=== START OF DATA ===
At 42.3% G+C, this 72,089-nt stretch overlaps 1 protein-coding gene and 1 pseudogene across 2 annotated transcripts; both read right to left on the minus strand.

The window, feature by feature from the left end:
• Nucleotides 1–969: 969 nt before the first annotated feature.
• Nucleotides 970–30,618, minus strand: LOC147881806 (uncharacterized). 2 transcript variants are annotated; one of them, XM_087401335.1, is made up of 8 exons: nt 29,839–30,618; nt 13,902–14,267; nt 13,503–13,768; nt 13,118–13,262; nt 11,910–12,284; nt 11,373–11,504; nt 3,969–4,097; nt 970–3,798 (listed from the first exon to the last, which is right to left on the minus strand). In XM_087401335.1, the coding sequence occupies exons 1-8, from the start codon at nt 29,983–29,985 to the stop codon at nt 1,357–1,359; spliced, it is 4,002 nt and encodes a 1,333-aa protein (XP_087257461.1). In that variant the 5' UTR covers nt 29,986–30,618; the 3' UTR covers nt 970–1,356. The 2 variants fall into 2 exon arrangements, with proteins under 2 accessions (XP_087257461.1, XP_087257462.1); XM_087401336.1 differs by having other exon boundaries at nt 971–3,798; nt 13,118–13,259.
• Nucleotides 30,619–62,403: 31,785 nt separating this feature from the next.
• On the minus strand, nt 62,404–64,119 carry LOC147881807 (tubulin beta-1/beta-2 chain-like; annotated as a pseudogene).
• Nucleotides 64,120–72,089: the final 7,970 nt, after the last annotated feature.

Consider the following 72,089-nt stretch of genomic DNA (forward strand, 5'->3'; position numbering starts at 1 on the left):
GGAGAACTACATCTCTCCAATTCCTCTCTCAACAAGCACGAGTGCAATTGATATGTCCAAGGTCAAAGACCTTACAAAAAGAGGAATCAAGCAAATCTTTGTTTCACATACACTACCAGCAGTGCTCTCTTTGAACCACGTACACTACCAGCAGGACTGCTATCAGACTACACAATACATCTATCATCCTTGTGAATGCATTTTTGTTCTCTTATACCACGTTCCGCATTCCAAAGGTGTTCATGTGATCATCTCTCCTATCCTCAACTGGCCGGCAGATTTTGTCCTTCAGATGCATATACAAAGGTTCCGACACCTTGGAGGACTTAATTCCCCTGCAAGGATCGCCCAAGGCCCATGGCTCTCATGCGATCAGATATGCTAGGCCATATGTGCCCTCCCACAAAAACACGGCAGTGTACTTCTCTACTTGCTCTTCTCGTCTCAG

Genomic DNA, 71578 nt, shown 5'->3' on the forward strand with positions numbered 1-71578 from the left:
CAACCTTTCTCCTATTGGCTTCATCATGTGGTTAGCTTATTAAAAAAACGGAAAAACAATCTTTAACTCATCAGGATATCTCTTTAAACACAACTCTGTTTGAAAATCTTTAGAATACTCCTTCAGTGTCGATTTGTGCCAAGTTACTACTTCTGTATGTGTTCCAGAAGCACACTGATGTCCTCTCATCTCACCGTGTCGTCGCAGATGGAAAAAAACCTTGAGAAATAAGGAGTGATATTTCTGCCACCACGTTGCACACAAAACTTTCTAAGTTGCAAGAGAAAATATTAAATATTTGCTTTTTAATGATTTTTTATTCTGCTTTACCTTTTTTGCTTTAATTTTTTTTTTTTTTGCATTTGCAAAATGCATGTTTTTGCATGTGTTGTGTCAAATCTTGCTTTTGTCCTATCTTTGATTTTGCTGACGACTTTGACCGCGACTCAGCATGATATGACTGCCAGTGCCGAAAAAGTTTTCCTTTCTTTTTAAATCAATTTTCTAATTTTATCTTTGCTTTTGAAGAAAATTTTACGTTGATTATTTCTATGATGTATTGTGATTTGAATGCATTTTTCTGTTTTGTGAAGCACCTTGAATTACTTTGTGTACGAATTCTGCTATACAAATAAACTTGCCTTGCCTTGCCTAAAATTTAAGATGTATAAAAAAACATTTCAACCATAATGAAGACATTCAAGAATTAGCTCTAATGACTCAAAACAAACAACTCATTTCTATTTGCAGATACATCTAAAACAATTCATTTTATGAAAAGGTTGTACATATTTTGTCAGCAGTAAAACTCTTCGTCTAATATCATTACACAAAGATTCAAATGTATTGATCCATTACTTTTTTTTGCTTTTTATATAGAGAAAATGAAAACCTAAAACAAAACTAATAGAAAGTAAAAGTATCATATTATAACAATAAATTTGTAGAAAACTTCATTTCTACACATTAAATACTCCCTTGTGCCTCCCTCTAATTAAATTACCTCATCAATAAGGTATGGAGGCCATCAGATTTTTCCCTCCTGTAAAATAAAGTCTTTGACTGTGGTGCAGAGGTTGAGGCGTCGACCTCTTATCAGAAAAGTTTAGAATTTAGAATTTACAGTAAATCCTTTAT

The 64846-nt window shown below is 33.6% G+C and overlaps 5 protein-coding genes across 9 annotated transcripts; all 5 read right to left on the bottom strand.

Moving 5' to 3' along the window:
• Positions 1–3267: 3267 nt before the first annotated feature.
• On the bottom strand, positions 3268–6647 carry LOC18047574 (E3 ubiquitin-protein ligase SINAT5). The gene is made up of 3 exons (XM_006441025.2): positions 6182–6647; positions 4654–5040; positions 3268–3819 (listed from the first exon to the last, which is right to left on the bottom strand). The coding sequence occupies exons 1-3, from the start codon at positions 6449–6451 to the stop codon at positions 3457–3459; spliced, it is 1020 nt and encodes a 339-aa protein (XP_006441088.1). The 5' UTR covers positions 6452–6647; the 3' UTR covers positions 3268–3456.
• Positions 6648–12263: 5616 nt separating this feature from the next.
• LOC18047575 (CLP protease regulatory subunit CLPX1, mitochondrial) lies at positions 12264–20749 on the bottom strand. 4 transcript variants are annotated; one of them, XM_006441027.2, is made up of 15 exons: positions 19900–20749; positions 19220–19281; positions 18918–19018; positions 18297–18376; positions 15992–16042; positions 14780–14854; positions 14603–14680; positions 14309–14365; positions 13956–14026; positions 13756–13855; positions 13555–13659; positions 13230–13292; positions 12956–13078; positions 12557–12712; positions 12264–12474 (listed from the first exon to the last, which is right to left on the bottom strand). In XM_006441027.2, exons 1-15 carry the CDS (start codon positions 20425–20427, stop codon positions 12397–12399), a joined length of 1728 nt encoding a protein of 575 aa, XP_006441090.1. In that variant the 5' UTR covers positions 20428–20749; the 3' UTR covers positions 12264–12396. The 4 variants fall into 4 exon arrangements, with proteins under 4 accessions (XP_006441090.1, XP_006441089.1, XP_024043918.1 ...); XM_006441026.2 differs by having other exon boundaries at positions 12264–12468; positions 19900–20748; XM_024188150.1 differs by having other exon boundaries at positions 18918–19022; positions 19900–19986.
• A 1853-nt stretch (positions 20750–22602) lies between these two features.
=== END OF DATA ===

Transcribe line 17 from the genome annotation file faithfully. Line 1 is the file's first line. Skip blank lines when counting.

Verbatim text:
• LOC18047575 (CLP protease regulatory subunit CLPX1, mitochondrial) lies at positions 12264–20749 on the bottom strand. 4 transcript variants are annotated; one of them, XM_006441027.2, is made up of 15 exons: positions 19900–20749; positions 19220–19281; positions 18918–19018; positions 18297–18376; positions 15992–16042; positions 14780–14854; positions 14603–14680; positions 14309–14365; positions 13956–14026; positions 13756–13855; positions 13555–13659; positions 13230–13292; positions 12956–13078; positions 12557–12712; positions 12264–12474 (listed from the first exon to the last, which is right to left on the bottom strand). In XM_006441027.2, exons 1-15 carry the CDS (start codon positions 20425–20427, stop codon positions 12397–12399), a joined length of 1728 nt encoding a protein of 575 aa, XP_006441090.1. In that variant the 5' UTR covers positions 20428–20749; the 3' UTR covers positions 12264–12396. The 4 variants fall into 4 exon arrangements, with proteins under 4 accessions (XP_006441090.1, XP_006441089.1, XP_024043918.1 ...); XM_006441026.2 differs by having other exon boundaries at positions 12264–12468; positions 19900–20748; XM_024188150.1 differs by having other exon boundaries at positions 18918–19022; positions 19900–19986.